from the Ministry of Hajj (Saudi Arabia)
The board of directors of World Commission for Propagating Islam held its 4th meeting in Madinah today under the chairmanship of Secretary General of Muslim World League Dr. Abdullah bin Abdulmohsin Al-Turki. The meeting was attended by the Commission's Secretary General Dr. Yahya bin Ibrahim Al-Yahya and members of the board. In his speech, Dr. Al-Turki expressed his thanks to The Custodian of the Two Holy Mosques King Abdullah bin Abdulaziz for supporting the League, its commissions and the programs of propagating Islam and its moderate and just principles. On qualification of Muslim Imams and preachers, he called on them to select all universities in the Kingdom of Saudi Arabia. He expressed the League's readiness for organizing a conference to coordinate and accomplish joint projects in the field of propagating the principles of Islam.
Monday, August 20, 2007
from the Ministry of Hajj (Saudi Arabia)
by Michael Rubin from National Review
Fewer young people in Iraqi Kurdistan, for example, can point out (or are even aware) of Erbil's Jewish quarter. In the last year, many Jewish buildings in Kuysanjaq have fallen victim to the developers' bulldozer. And in Sulaymaniyah, the destruction of old building in the former Jewish area is a historian's nightmare. Memory is being erased. Second, as corruption among the major political parties increases in Iraqi Kurdistan, so too does Islamist influence. Erbil has grown steadily more conservative over the past five years. Many of the mosques in Erbil and Dahuk are built with the assistance of Saudi NGOs. WAMY and IIRO have active presences (even if the KDP keeps a close eye on both). On the PUK side, such sentiment permeates the region around Halabja around which there is still heavy Iranian penetration.
by Padma Rao from Spiegel Online
At almost 150-years-old, the Murree Brewery in Pakistan is preparing to bring the Muslim world's first 20-year-old single malt whisky to the market ... Hindus, Sikhs, Christians and others, the Zoroastrians, known as "Parsi," make up Pakistan's tiny religious minority (3%) who are excluded from rigid anti-alcohol law and allowed to buy beer, wine and spirits from state-owned shops. Fundamentalist Islamic clerics and the stridently oppositional Muttahida Majlis-e-Amal coalition of religious parties help to ensure that the alcohol ban remains in place. They routinely hold up the latter Koran reference as ultimate proof of the Islamic ban on alcohol. But Pakistan's Western-educated elite and liberal army officers -- many of whom trained overseas -- would prefer to leave the Koran references open to interpretation. The tendency of upwardly mobile Muslims to occasionally enjoy a tipple is by no means restricted to Pakistan. "Britain's leading gin manufacturer told me that his biggest market is not the United States but the officially dry Saudi Arabia," says Bhandara. "Even in Pakistan, prohibition will not work -- it is just lip service to propriety."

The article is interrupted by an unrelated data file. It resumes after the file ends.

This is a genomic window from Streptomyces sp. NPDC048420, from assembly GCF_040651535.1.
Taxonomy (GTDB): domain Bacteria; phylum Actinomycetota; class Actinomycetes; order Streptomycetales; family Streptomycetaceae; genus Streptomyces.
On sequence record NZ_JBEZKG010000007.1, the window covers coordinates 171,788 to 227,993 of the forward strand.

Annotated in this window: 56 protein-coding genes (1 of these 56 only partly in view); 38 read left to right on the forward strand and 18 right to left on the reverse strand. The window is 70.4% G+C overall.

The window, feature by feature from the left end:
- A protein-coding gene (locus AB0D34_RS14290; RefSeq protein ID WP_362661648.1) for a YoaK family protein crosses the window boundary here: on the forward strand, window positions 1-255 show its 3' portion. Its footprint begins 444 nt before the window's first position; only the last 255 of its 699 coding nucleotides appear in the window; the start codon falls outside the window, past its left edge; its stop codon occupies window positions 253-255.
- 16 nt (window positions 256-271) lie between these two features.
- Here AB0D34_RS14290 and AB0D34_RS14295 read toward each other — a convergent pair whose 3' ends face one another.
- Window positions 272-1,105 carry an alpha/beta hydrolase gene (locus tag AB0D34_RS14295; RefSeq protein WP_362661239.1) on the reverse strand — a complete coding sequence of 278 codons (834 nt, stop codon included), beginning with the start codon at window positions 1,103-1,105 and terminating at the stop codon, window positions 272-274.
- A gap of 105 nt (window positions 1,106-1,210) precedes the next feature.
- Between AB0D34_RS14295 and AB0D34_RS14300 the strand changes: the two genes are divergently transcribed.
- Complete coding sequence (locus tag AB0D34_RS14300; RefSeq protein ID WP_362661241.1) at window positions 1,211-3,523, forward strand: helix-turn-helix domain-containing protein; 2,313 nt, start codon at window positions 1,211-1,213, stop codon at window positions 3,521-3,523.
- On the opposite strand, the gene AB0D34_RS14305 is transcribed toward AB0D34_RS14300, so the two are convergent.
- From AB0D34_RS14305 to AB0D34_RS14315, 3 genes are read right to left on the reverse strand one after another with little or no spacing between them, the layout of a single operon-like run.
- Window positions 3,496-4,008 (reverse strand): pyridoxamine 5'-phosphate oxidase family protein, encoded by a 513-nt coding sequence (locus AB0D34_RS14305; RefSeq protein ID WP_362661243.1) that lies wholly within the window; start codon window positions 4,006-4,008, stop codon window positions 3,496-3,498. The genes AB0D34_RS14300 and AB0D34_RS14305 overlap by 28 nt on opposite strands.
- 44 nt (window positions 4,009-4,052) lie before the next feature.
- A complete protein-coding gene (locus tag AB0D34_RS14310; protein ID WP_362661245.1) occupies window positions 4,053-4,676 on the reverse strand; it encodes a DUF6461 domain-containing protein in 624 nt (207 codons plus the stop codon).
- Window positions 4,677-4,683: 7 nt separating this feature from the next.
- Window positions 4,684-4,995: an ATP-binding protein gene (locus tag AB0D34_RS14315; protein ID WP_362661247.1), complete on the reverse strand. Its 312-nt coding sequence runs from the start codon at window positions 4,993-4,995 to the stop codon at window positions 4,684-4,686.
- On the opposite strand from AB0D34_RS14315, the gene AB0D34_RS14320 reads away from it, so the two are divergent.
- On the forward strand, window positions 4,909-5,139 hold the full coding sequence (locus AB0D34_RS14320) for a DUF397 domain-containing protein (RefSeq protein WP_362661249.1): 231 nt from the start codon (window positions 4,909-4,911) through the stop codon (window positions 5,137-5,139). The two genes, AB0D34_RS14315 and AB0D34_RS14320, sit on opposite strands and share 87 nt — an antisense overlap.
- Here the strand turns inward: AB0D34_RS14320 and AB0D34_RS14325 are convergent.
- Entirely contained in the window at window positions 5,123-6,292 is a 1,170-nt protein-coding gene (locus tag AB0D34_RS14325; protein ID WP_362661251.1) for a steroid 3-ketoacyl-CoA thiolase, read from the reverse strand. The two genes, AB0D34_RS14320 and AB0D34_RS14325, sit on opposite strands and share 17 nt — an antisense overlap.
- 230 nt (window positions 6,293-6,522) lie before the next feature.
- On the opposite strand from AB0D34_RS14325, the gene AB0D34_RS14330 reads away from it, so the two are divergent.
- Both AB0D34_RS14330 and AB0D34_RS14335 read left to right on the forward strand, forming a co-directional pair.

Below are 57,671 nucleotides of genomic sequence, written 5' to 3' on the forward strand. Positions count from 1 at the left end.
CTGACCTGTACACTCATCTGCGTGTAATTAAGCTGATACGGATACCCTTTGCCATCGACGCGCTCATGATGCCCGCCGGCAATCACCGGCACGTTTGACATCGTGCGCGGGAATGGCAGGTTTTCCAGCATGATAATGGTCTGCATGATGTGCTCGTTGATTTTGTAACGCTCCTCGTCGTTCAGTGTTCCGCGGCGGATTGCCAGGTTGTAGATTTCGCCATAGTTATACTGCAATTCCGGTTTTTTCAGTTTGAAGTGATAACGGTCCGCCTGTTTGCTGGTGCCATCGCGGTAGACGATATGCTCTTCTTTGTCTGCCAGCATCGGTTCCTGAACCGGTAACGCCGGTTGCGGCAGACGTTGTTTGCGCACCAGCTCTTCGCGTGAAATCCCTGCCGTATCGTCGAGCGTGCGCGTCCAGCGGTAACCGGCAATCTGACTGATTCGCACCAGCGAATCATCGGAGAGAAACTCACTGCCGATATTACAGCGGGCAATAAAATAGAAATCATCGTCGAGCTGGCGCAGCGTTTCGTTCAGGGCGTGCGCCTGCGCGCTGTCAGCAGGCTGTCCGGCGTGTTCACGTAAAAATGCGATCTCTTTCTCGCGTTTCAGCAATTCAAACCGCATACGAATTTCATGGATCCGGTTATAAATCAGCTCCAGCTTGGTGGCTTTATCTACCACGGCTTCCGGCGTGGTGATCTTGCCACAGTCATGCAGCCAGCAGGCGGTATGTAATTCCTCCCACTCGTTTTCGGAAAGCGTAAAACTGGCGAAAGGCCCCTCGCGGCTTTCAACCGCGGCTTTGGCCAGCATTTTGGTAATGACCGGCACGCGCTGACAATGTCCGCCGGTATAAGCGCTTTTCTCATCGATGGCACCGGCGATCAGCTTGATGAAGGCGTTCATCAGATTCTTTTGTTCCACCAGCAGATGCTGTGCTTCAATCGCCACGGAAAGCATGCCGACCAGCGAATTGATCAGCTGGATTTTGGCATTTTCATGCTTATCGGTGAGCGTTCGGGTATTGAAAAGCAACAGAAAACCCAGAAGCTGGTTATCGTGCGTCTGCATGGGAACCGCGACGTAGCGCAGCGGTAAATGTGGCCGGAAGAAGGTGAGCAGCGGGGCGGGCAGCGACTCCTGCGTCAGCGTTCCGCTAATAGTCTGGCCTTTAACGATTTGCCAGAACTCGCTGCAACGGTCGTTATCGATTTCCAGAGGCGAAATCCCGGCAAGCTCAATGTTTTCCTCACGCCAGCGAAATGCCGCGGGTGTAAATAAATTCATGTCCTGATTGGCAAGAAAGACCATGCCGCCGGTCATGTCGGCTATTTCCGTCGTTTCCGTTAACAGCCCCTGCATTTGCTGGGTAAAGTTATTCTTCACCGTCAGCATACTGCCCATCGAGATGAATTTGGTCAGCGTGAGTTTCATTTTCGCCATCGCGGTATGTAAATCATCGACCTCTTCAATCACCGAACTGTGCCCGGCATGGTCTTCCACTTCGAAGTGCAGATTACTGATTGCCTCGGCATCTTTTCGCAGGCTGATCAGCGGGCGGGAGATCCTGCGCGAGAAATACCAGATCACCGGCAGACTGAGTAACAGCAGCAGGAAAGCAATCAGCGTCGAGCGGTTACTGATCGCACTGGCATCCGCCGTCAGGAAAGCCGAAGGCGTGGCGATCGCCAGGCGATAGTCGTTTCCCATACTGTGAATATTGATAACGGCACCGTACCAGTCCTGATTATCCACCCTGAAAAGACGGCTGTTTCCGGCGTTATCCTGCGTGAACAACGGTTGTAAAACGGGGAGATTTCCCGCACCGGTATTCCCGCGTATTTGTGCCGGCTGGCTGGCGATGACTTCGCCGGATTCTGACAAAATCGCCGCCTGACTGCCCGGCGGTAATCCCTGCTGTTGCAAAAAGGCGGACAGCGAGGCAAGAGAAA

Growing from a Bedouin desert society, Saudi Arabia has long needed expatriates as it uses its massive oil wealth to build cities and a modern economy. The Labour Ministry has acknowledged that there are problems with workers' rights, but the government often also says that Islamic law ensures protection for both Muslims and non-Muslims and reminds foreigners that they are guests in the country. "During visits to Saudi Arabia and Sri Lanka in November and December, Human Rights Watch interviewed Sri Lankan domestic workers sentenced to prison and whipping in Saudi Arabia after their employers had raped and impregnated them," the report said. It said the government should scrap requirements for workers to get their employer's permission to leave the country or change jobs inside Saudi Arabia.
by Jill Nelson from World Magazine
Egypt's once-vibrant Jewish community has dwindled over the decades into virtual nonexistence, and now Egypt's Coptic community—a blanket term that includes Orthodox, Catholic, and Protestants in the faith—are bearing the brunt of the nation's Islamist rulings ... United Copts of Great Britain Chairman Ibrahim Habib says this latest wave of Christian persecution is worsening each day and is part of a larger effort by Islamists to claim Egypt as their own: "You walk the streets of Cairo and you see people who are covered in Islamic dress—totally different from the secular Egypt we knew 40 to 50 years ago. The attitude of the people now is fundamentally Wahabi Islamic. They believe that apostates must be killed in accordance with Islamic Shariah law," Habib said. "The Copts have no future because of this persecution, 10% have already emigrated." Saudi Arabia, he adds, has been a major source of this extremism, preying on Egypt's poor.